11 September 2014- Fleur Farwaji (No, no, no, look I can’t review another live action movie you’re donating how much? Okay then.)

09 October 2014- Eamonn Sharpson (You’re lucky you’re my brother or I would punch you in the mouth.)

20 November 2014- Lurking Lurker (Sorry, looks like it’ll be your second choice. Couldn’t find a non dodgy/legal/inexpensive way of getting your first choice)

04 December 2014- Callie Arendt (Yeah. I’ve known I’d have to do this one since the Aladdin review.)

18 December 2014- Veronica Trump (So it’s The Big Sleep with cartoon cats?)

01 January 2015- Zoe Faulder (I really hope Zoe picks a movie otherwise this will be a really dull review.)

15 January 2015-  Conor Kelly (Haven’t seen it but I think this one may cause me to chop onions.)

29 January 2015- Úna Hennessy (Studio Ghibli is always a safe bet, right?)

12 February 2015 – Daniel Austin (They may not dance, but they sure as hell can play the keyboard.)

26 February 2015- Melissa Gola (When they find out I think this one is overrated I am so dead.)

12 March 2015- Sean Egan (How the hell am I supposed to do a funny review of a movie with no dialogue?)

26 March 2015- Juha Tilli (God I hope I can track down a Region 2 copy of this before then.)

09 April 2015- Juha Tilli (again) (What the..What and the Midsummer What?..Huh?!)

23 April 2015- Esther Ní Dhonnacha (Oh God…Ireland’s curse.)

07 May 2015- Chinyere Breitner-Nwizuzu (What is that? A Francis Ford Coppola Yakuza movie?)

21 May 2015- Samantha Doyle (So it’s back to the Bluthiverse…)

04 June 2015- Jacob Charlet (I will review this movie. Because I’m an athlete.)

18 June 2015- Juha Tilli, who by this stage is basically executive producer of this thing. (Ducktales Woohoo!)

02 July 2015- Jennifer Seggio (My, don’t we like to cut things fine?)


Now, these are the people who’ve specifically requested a review. If you donated but didn’t get around to asking me for a review and would like one please let me know in the comments and I’ll add you to the list. Or if you did ask me for a review and it somehow slipped through my meticulous filing system (ha!) again, let me know and I’ll fix it. And lastly, if you wanted to request a review and didn’t get a chance this time, don’t worry. I’m pretty sure I’ll be doing this again next year as Mexico is surprisingly expensive we’ll probably be doing another production which I’ll tell you about closer to the time. Anyway, thanks so much to everyone who donated on behalf of myself, my wife and the cast of Joanna. I promise we will work our asses off to make this play the best that it can be and to justify your support and faith in us. Thanks guys.


“Increase quality of Theatre Output by 30%”

My friends, let us be frank. This is no mere kerfuffle. It is not even a brouahaha. This is a full on clusterpickle. I refer of course to the controversy following the release by the Irish Times of the findings of the Abbey Theatre’s independent assessment…you have no idea what I’m talking about do you?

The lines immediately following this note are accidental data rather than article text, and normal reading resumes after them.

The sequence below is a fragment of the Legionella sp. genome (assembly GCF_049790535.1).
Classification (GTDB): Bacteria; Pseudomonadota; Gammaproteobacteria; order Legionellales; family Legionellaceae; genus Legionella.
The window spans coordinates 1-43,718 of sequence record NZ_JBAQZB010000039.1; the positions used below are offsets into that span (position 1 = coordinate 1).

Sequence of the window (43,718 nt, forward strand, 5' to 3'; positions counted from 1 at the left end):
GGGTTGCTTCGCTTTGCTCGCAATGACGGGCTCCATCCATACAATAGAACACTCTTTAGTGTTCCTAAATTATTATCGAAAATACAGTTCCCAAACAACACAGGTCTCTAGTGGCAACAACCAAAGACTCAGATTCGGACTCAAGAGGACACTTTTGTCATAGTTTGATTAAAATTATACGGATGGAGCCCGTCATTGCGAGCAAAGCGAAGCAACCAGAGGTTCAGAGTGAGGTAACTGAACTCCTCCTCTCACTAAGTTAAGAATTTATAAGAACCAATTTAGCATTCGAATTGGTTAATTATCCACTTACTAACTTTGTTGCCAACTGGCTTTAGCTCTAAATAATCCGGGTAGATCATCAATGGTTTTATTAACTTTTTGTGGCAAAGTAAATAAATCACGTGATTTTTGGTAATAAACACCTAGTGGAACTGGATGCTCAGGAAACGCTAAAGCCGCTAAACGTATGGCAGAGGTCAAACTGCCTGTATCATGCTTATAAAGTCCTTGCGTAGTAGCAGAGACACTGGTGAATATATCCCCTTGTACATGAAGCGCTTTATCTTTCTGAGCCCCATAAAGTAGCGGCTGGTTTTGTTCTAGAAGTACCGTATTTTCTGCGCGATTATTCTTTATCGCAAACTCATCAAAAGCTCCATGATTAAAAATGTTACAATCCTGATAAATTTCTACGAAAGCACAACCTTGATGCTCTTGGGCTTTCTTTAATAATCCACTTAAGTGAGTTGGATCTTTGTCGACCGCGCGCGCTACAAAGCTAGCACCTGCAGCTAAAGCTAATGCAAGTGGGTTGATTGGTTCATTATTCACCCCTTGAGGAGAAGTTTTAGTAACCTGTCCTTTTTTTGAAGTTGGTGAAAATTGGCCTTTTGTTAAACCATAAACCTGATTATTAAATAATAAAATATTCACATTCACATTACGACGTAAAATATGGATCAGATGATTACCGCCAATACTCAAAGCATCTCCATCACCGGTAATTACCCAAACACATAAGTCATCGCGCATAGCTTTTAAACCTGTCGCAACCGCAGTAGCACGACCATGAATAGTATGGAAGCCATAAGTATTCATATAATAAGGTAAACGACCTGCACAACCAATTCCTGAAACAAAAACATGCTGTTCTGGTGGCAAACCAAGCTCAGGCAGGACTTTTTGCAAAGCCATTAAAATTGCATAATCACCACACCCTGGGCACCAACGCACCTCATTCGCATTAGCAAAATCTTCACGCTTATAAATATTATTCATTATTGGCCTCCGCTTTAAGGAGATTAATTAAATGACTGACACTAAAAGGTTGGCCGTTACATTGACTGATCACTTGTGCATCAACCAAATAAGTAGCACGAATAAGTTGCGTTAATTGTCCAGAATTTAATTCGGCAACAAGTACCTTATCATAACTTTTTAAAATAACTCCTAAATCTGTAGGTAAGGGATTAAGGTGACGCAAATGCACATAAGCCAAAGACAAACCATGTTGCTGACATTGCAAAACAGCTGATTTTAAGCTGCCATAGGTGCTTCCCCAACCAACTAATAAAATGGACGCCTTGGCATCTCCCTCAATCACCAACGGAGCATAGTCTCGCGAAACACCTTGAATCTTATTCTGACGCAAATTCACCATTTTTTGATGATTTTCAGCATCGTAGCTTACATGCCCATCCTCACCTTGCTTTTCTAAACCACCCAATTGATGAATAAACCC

Okay, little background. The Abbey Theatre was founded in Dublin in 1902 by WB Yeats and others to showcase Irish writing and culture and played an important part in fostering a sense of unique cultural Irish identity in the early twentieth century. This in turn fed into the political and military independence movements of the time which finally resulted in the creation of an Irish Free State in the twenties. This is why, from 1925 onward the Abbey became the first state-subsidised theatre in the English speaking world, a status it retains to this day (although it is not fully funded by the government and never has been). We can argue about the appropriateness of a theatre being even partially funded by the taxpayer but I would argue that this has been hugely beneficial to both parties. Firstly, the Abbey is a major part of Ireland’s reputation as a literary powerhouse; Yeats, O’Casey, Synge, Hugh Leonard, Brian Friel, Frank McGuinness, Tom Murphy, Conor McPhearson…all have worked with and been supported by the Abbey at one time or another, and this commitment to new writing continues to this day. Contrast this with the other venerable institution of the Dublin Theatre scene, the Gate, which now deals almost exclusively in either classics from the theatrical canon that can be assured of a big draw or adaptations of popular novels. That can be assured of a big draw. And that’s not a diss on the Gate, but the fact remains that in a theatre scene as small and yet as fiercely competitive as Dublin’s, there is precious little room for error for a theatre the size of the Gate. One flop could kill them, and when you’re in that situation the last thing you can afford to do is experiment. The next great Irish playwright to emerge will almost certainly emerge from the Abbey, not the Gate, because government funding allows the Abbey to take the chance on the next big thing. And I will be waiting by the phone.
"It's for you." "At last!"

“It’s for you.”
“At last!”